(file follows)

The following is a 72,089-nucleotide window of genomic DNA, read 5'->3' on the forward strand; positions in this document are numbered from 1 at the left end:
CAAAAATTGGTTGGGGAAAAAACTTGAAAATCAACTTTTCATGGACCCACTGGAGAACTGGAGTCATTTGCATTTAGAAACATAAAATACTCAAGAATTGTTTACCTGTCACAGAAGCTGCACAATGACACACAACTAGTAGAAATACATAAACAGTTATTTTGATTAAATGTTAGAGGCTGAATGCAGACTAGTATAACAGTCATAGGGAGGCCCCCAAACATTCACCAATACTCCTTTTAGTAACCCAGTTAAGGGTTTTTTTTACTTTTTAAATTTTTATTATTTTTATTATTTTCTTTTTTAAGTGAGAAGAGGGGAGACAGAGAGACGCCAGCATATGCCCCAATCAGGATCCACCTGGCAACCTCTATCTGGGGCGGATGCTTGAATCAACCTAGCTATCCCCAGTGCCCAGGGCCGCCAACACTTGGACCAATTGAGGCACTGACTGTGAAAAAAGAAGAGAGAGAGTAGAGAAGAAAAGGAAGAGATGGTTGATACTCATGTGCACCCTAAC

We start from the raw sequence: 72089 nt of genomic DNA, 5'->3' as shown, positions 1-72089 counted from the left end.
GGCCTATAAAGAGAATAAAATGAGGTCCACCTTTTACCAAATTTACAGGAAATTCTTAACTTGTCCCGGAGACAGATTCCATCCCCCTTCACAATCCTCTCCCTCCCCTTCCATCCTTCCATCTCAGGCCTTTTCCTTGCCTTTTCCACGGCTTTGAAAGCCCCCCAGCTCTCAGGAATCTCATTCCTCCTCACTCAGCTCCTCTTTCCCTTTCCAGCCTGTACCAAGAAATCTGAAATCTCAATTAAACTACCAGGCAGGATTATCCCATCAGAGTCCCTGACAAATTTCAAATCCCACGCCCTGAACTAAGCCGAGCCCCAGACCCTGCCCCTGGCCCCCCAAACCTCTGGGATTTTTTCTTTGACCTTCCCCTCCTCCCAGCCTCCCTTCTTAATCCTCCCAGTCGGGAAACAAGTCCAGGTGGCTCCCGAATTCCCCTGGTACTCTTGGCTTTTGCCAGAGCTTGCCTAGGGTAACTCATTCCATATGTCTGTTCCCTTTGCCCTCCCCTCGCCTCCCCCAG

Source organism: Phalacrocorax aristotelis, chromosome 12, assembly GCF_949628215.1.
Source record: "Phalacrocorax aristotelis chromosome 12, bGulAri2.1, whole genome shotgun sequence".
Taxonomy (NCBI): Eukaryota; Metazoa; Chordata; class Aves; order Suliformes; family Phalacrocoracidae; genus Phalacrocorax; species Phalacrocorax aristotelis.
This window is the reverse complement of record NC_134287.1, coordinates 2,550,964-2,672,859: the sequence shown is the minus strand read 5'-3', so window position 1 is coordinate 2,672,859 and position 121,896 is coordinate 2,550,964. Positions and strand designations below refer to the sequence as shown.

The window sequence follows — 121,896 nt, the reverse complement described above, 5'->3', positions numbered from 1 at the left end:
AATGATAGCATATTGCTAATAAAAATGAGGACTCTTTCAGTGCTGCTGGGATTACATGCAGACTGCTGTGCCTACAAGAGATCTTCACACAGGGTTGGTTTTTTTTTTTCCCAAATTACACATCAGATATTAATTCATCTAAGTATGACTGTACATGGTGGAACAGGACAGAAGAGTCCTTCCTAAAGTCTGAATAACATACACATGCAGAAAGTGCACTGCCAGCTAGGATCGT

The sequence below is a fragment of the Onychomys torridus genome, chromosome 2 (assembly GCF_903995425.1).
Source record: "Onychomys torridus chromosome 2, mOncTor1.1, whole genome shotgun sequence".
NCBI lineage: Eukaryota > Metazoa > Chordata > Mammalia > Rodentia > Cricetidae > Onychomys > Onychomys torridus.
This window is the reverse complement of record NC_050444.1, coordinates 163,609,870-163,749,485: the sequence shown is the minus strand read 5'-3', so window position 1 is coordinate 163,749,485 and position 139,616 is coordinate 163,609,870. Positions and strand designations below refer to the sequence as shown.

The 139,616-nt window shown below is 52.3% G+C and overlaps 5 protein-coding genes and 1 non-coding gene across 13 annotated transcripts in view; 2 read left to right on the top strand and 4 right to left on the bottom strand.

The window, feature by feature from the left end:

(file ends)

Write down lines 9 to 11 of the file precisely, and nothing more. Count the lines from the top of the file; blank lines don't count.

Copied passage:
The window sequence follows — 121,896 nt, the reverse complement described above, 5'->3', positions numbered from 1 at the left end:
AATGATAGCATATTGCTAATAAAAATGAGGACTCTTTCAGTGCTGCTGGGATTACATGCAGACTGCTGTGCCTACAAGAGATCTTCACACAGGGTTGGTTTTTTTTTTTCCCAAATTACACATCAGATATTAATTCATCTAAGTATGACTGTACATGGTGGAACAGGACAGAAGAGTCCTTCCTAAAGTCTGAATAACATACACATGCAGAAAGTGCACTGCCAGCTAGGATCGT

The sequence below is a fragment of the Onychomys torridus genome, chromosome 2 (assembly GCF_903995425.1).